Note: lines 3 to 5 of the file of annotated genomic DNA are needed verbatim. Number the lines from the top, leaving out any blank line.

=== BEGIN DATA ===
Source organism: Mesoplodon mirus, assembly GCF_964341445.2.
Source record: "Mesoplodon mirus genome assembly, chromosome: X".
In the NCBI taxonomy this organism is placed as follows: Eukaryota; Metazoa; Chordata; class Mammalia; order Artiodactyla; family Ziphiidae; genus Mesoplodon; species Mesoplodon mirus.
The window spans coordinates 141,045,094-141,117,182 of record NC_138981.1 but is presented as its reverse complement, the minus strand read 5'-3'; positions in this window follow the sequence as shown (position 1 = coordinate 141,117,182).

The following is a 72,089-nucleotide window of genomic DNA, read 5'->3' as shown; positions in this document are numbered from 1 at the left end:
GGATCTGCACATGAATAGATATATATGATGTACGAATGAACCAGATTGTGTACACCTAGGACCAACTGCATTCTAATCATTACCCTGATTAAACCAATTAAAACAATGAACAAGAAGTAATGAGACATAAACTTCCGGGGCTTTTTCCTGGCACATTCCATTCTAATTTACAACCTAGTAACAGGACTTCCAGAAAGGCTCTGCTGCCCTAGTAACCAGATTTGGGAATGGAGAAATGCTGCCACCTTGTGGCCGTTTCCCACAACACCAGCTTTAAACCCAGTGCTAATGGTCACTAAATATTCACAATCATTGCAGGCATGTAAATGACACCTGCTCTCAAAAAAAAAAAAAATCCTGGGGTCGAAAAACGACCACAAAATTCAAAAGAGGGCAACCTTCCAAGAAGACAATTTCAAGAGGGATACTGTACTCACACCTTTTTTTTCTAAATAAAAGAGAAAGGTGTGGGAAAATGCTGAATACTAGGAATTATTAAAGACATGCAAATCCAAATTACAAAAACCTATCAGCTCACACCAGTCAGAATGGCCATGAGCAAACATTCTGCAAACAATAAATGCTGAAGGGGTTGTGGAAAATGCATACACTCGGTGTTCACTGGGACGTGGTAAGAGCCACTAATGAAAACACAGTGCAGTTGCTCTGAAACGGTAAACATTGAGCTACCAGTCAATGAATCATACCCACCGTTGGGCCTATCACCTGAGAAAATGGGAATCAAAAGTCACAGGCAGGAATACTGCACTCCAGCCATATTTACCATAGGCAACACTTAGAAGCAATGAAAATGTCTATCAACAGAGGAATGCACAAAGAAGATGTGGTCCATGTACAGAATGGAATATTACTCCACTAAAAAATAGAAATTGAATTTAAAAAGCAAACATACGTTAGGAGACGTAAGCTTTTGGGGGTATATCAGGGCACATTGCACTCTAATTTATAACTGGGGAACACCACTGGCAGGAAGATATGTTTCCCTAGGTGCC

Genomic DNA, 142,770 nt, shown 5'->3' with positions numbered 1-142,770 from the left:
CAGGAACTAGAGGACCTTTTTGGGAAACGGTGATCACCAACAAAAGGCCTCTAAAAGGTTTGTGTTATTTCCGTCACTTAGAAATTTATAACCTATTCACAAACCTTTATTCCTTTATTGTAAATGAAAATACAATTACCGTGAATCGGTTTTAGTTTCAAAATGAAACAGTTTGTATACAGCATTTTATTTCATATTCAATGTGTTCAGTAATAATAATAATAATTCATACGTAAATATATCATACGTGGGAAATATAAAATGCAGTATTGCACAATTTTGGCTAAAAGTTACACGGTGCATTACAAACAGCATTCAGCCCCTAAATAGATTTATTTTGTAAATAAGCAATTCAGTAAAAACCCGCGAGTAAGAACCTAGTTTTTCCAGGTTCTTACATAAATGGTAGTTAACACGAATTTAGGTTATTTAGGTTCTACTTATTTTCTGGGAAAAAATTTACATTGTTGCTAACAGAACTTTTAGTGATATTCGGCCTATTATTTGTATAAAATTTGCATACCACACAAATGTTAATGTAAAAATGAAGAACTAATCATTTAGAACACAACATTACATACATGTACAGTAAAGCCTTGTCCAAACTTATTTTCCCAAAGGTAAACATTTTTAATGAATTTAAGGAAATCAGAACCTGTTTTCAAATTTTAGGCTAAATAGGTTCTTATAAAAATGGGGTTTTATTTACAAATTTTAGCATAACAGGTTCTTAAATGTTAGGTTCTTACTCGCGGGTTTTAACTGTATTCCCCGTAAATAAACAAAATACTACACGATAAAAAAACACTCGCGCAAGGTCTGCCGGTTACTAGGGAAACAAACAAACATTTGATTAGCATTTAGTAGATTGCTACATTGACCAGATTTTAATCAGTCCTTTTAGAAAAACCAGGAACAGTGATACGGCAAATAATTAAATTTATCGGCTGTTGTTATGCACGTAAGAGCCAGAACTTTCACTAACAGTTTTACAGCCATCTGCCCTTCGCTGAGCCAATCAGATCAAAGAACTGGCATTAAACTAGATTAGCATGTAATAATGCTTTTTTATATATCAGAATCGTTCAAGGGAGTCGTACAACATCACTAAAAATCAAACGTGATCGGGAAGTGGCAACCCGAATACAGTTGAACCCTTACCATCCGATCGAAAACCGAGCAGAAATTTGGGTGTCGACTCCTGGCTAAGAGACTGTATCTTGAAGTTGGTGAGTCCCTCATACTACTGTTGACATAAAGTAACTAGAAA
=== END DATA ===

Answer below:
In the NCBI taxonomy this organism is placed as follows: Eukaryota; Metazoa; Chordata; class Mammalia; order Artiodactyla; family Ziphiidae; genus Mesoplodon; species Mesoplodon mirus.
The window spans coordinates 141,045,094-141,117,182 of record NC_138981.1 but is presented as its reverse complement, the minus strand read 5'-3'; positions in this window follow the sequence as shown (position 1 = coordinate 141,117,182).

The following is a 72,089-nucleotide window of genomic DNA, read 5'->3' as shown; positions in this document are numbered from 1 at the left end: